Texting etiquette 101: Are you texting the right way?


By Zoe Yang

Texting etiquette 101: Are you texting the right way?

In light of text messaging playing an integral role in our daily communication, Messenger from Facebook has teamed up with 251-year-old London’s professional coaching organisation on etiquette, Debrett’s, to guide users on texting etiquette, especially in the digital age.

While digital messaging provides a whole lot of convenience and speed, it has limitations of its own too. Ever had trouble expressing yourself in situations where you want to sound formal and proper, but not too serious and mundane at the same time? Yep, we’ve all been there—finding the right balance is tricky.

It’s obvious that communication etiquette no longer applies only for face-to-face communication, but through various digital platforms as well. These etiquettes remain as unwritten rules and can be a little confusing at times, especially when expressing one’s tone and context in a message.

Ahead,  glean these helpful tips on how to make the right impression through a screen:

1. What are the most important things people should know about communicating in the digital age?

  • Your words count—using sarcasm or irony can backfire if the person you’re messaging doesn’t realise, and you run the risk of appearing rude and inconsiderate. So, if in doubt, leave those two out.
  • If you feel your tone might be misunderstood, keep all language neutral, and use a smiley emoji or a positive symbol to help show the sender that your message was well-intentioned.
  • Don’t want to cause embarrassment or confusion? Easy, always check your spelling—it’s so easy to dash off a quick message without checking first but that extra attention before you hit send is worth it. It goes a long way to a positive connection sans the bad impression.

2. How to avoid being misunderstood over text, since tone and context can be difficult to express?

You can always use emojis. It’s also a fun way to brighten up a message and there are obvious times—like birthdays and other celebrations—when emojis are appropriate to use. They can also be used to emphasise tone and make sure the recipient knows that a message is well-intended.

For example, if you are in a hurry and need to send a short reply to a friend or family member’s message, an emoji can soften the words and reassure the recipient that all is well.

3. What constitutes good texting etiquette?

  • Keep your tone friendly and neutral.
  • Use affectionate emojis or positive symbols if you are in any doubt that your tone might be misunderstood.
  • Sharing messages with other people is also something to avoid as it could leave the original sender of the message embarrassed and exposed. Consider all messages sent to you as confidential unless the sender specifically says you can forward to someone else.
  • Reply promptly especially if you know the other person can see that you have read the message.

4.  What constitutes bad texting etiquette?

  • Don’t write overly long messages or, equally, replies that are too short (as in one word answers) that can make you appear rude or too busy to talk, and that never sends the right message.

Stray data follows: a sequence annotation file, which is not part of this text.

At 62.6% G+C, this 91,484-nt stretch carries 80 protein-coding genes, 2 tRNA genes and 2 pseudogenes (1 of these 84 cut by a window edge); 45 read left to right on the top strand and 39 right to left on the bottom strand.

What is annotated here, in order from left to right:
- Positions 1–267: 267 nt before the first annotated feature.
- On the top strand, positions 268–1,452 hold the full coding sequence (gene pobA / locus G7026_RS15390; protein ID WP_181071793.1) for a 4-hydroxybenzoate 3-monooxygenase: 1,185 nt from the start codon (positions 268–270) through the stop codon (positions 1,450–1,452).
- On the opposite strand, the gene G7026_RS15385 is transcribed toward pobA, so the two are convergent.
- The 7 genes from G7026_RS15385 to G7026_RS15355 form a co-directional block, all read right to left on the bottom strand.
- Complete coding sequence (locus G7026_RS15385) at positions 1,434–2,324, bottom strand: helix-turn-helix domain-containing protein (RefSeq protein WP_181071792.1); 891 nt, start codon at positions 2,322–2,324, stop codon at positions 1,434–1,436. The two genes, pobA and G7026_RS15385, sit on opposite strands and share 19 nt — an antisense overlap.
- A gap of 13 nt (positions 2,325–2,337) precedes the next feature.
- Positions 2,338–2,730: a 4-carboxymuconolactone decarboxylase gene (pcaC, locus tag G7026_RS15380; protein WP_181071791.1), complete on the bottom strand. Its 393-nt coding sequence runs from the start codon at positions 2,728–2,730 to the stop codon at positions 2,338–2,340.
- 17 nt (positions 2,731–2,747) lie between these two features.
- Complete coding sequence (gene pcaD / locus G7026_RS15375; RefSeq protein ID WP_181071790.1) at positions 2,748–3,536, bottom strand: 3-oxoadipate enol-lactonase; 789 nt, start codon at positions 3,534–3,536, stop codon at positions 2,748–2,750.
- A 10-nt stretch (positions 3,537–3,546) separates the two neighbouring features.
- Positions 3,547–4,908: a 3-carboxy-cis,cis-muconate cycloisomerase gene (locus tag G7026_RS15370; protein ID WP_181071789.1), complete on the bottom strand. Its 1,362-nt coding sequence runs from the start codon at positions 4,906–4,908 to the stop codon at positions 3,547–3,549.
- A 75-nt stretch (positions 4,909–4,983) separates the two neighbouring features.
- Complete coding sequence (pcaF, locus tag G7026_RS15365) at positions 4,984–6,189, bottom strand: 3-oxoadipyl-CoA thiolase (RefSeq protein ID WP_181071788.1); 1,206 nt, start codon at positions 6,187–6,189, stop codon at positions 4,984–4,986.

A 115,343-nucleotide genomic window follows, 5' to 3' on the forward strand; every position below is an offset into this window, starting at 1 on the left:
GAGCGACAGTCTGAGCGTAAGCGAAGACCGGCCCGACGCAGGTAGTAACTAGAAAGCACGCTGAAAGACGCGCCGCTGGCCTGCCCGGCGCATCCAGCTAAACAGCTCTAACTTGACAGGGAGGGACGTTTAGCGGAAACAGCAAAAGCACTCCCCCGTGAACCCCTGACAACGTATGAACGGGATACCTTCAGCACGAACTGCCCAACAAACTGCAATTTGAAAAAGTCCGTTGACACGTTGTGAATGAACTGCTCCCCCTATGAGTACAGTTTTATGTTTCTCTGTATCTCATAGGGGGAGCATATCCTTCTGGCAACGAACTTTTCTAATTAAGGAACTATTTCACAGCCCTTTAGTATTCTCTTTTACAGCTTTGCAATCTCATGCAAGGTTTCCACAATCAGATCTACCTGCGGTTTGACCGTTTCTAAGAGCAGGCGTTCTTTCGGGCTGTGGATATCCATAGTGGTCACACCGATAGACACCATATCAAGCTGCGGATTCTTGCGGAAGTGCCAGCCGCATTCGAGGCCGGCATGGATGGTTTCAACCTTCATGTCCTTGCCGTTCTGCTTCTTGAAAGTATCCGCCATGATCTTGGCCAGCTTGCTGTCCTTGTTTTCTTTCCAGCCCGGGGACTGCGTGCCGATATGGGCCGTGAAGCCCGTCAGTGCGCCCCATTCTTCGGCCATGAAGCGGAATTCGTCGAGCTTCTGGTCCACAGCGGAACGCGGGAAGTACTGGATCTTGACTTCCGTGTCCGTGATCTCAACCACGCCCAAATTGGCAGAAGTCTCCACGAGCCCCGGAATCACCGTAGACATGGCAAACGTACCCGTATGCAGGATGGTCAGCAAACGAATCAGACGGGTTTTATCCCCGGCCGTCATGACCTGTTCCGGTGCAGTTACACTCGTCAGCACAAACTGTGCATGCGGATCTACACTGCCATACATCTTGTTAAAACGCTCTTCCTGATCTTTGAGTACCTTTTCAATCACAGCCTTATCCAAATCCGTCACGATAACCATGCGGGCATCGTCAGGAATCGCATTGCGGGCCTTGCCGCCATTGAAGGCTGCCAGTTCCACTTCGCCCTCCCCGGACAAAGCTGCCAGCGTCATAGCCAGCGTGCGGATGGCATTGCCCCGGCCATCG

• Never ignore or ghost a person—this is simply bad manners. If you no longer wish to continue the conversation with someone tell them politely and clearly.

5. How should we present ourselves when texting in a group chat?

Etiquette in group chat is generally the same as with personal messaging but there are some common pitfalls to avoid, when the potential to cause offence or embarrassment can be magnified. Here’s what you need to look out for:

  • Remember to check who else is in the group to avoid any potentially embarrassing situations. Sending a message about a colleague at work only to find her sister is part of the group, is not only hurtful but is also awkward for everyone, not to mention bad for your own reputation.
  • It’s also never good manners to send more than one reply to a message when one will do. Multiple messages sent at once can look domineering and can be confusing as people late to the chat try to catch up. Constant notifications can also be distracting and annoying. Imagine leaving the chat for a few minutes and coming back to find there are dozens of new messages to read through.
  • It’s also particularly kind and considerate to make sure you don’t leave a member of the group hanging. If someone has posted a message but no one has replied, a simple ‘like’ or emoji can help alleviate their awkwardness. If you’re the one no one has replied to, follow up the next day with a light-hearted “just checking in….”.

6. How to avoid ending on an awkward note when the conversation is going nowhere?

Don’t overthink it—messaging a simple “Got to go now, have work to catch up on,” is a neutral way of ending the communication without causing offense, seemingly natural.

7. How does one leave a group chat without looking rude?

It’s completely appropriate to leave a group chat but make sure you offer a polite but friendly explanation before you just disappear. However, if you feel leaving the group might cause offence, then simply mute the conversation and no one will be the wiser. If you want to exit the group for whatever reason, give a brief but friendly explanation and then leave. There’s no need to wait around for replies.

Explore More